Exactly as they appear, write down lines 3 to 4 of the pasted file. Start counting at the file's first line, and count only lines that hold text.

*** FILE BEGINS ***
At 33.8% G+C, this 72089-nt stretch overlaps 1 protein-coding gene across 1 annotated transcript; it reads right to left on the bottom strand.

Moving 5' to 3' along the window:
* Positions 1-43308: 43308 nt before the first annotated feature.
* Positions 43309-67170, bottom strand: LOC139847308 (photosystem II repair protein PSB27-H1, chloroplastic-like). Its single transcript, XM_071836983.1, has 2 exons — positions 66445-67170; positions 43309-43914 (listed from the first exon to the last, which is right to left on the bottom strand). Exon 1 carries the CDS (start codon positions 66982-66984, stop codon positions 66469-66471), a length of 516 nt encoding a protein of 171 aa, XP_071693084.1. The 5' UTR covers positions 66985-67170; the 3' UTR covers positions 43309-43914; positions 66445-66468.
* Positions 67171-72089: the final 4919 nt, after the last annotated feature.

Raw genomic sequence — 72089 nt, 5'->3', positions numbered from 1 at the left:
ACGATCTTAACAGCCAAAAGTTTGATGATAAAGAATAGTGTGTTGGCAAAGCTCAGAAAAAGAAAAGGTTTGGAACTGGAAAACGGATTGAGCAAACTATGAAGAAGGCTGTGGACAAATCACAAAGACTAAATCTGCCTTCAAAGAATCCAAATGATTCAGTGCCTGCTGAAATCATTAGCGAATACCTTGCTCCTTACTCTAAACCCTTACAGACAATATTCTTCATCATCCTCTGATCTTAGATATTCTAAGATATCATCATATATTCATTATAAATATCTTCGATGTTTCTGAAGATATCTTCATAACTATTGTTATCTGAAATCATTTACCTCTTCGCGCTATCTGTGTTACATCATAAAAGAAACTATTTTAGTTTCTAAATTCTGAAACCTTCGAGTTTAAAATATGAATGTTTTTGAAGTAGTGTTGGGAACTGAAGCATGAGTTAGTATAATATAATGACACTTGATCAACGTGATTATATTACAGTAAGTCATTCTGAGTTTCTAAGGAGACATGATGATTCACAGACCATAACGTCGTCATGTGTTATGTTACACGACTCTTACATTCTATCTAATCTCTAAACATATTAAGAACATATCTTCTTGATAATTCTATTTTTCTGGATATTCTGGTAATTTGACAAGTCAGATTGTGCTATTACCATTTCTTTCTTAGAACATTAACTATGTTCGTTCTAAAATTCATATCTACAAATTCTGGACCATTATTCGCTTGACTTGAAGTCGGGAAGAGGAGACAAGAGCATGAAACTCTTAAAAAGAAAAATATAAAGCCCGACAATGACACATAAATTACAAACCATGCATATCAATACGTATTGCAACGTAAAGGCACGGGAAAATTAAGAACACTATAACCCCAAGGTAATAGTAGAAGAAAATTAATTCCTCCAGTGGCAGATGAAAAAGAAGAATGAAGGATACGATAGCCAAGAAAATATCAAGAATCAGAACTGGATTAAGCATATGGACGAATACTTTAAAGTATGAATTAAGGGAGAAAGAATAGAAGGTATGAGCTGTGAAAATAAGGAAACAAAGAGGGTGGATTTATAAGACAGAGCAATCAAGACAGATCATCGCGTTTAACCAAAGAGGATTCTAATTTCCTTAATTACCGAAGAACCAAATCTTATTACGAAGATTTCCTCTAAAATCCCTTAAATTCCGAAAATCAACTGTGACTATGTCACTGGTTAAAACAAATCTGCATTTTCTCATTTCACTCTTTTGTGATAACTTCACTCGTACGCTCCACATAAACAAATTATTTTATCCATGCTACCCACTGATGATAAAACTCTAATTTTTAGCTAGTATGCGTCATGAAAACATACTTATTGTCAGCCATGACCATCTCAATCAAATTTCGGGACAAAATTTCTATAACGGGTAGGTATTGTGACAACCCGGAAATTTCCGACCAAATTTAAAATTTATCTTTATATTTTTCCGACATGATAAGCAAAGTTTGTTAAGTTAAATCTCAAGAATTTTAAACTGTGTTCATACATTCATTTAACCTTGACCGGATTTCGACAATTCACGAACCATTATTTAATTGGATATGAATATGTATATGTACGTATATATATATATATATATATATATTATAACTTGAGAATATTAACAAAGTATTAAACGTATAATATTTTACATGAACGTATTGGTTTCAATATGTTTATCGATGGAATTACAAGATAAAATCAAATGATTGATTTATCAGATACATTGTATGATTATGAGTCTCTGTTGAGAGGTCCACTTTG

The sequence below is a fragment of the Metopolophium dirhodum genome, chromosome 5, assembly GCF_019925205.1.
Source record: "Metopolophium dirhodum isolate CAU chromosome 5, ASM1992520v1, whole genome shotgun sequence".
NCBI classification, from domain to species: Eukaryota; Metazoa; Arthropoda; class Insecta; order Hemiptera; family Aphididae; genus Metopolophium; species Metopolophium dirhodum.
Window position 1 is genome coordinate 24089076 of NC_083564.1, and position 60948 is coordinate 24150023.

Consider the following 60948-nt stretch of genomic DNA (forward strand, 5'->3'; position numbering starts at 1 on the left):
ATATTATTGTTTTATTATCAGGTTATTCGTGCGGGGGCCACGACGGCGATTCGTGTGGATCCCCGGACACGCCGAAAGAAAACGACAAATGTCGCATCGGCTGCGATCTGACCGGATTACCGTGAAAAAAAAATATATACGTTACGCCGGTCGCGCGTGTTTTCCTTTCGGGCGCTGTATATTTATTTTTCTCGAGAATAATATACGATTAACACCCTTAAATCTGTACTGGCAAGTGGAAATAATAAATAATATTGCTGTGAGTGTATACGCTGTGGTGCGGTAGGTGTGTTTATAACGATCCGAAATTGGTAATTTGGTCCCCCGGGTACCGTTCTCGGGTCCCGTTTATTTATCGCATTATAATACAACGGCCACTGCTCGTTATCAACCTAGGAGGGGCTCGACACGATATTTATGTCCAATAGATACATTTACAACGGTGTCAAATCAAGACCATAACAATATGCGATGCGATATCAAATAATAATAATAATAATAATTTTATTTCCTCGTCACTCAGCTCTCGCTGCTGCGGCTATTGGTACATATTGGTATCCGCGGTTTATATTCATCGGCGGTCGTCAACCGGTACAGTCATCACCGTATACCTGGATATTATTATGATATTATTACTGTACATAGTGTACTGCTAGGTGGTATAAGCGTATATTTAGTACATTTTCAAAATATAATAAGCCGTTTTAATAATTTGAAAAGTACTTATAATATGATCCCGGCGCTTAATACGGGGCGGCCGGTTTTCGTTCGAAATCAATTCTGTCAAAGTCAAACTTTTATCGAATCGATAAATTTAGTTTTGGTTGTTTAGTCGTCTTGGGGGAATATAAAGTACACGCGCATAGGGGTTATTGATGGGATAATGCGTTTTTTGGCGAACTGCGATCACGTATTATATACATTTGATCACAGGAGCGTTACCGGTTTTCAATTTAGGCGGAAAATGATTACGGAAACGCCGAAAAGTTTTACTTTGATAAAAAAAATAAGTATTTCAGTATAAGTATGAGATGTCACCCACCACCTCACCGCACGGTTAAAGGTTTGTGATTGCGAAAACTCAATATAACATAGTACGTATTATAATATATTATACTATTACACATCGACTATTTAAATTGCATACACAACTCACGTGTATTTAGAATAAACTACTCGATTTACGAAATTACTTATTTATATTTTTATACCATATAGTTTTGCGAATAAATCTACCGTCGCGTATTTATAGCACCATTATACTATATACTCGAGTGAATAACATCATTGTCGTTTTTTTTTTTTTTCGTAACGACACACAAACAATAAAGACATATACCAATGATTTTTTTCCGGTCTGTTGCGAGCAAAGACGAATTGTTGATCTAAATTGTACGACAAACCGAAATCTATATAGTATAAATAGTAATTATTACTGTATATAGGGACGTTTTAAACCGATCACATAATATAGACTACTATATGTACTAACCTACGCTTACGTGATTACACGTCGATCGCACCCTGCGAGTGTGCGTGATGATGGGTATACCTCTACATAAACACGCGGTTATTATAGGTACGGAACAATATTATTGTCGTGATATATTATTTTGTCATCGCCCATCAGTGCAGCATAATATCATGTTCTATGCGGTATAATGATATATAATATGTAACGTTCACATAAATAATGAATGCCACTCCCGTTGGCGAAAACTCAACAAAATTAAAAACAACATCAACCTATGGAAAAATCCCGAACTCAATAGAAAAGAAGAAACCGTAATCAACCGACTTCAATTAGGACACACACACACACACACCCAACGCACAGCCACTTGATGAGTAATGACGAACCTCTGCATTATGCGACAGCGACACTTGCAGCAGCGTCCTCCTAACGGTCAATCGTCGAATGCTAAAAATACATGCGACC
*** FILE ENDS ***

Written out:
* Positions 1-43308: 43308 nt before the first annotated feature.
* Positions 43309-67170, bottom strand: LOC139847308 (photosystem II repair protein PSB27-H1, chloroplastic-like). Its single transcript, XM_071836983.1, has 2 exons — positions 66445-67170; positions 43309-43914 (listed from the first exon to the last, which is right to left on the bottom strand). Exon 1 carries the CDS (start codon positions 66982-66984, stop codon positions 66469-66471), a length of 516 nt encoding a protein of 171 aa, XP_071693084.1. The 5' UTR covers positions 66985-67170; the 3' UTR covers positions 43309-43914; positions 66445-66468.